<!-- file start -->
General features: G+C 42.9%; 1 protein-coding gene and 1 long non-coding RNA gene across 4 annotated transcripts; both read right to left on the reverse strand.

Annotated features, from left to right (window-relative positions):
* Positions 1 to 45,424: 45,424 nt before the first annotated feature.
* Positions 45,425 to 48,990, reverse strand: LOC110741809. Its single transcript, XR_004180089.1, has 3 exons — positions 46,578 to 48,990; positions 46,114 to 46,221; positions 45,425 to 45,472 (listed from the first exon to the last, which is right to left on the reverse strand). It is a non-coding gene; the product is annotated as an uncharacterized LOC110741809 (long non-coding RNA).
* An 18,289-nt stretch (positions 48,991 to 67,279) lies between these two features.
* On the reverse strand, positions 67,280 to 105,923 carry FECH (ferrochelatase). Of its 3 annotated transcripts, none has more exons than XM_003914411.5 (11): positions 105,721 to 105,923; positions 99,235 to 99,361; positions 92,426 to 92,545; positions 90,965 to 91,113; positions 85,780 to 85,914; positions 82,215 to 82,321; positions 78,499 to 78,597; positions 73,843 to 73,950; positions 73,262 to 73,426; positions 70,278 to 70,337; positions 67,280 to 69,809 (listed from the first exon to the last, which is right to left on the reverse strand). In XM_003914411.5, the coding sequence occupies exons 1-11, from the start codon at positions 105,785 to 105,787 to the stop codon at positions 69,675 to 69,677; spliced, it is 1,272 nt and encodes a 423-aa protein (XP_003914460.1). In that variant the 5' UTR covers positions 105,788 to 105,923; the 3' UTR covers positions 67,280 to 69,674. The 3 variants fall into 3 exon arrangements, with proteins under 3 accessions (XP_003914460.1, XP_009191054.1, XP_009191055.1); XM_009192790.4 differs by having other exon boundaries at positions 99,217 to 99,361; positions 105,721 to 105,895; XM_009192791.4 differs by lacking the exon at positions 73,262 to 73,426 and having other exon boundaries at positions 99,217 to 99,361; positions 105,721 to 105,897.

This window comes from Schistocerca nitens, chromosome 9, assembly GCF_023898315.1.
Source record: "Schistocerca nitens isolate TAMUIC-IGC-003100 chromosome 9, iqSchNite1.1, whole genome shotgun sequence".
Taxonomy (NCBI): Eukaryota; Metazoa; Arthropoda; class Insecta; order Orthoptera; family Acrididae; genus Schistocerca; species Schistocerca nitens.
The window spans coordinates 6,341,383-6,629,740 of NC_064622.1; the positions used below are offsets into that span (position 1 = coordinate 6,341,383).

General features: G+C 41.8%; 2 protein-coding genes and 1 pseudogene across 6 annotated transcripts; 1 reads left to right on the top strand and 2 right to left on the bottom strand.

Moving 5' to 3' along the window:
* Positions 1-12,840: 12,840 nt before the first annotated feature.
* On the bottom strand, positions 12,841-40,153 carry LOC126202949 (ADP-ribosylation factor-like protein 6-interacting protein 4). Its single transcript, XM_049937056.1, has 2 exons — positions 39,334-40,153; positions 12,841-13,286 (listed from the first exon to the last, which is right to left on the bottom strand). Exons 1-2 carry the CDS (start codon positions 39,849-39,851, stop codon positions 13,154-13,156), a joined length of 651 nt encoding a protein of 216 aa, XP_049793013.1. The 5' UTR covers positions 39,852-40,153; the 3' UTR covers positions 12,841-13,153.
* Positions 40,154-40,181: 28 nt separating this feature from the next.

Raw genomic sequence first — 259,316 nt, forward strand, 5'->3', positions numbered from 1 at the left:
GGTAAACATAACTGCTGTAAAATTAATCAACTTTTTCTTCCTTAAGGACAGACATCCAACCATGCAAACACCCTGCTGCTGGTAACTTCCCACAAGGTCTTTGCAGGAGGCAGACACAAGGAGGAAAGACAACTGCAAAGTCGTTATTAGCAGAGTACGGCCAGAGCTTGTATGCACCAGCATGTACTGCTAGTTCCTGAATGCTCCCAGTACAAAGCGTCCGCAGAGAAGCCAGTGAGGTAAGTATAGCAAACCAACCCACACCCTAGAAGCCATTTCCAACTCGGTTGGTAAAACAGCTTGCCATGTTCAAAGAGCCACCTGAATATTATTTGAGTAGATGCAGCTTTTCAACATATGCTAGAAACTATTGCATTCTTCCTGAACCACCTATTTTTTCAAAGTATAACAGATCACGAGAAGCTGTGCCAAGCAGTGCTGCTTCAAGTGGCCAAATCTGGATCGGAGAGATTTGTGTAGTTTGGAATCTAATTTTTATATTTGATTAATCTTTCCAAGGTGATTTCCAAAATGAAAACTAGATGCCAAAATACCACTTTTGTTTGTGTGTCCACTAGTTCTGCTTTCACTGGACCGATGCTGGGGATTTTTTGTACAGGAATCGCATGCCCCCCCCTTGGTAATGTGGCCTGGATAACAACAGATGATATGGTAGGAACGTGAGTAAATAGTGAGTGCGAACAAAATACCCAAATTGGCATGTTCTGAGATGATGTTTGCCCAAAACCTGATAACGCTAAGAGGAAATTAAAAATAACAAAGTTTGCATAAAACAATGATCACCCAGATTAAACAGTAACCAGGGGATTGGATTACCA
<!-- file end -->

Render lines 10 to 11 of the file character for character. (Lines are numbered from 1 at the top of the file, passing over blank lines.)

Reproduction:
The window spans coordinates 6,341,383-6,629,740 of NC_064622.1; the positions used below are offsets into that span (position 1 = coordinate 6,341,383).

General features: G+C 41.8%; 2 protein-coding genes and 1 pseudogene across 6 annotated transcripts; 1 reads left to right on the top strand and 2 right to left on the bottom strand.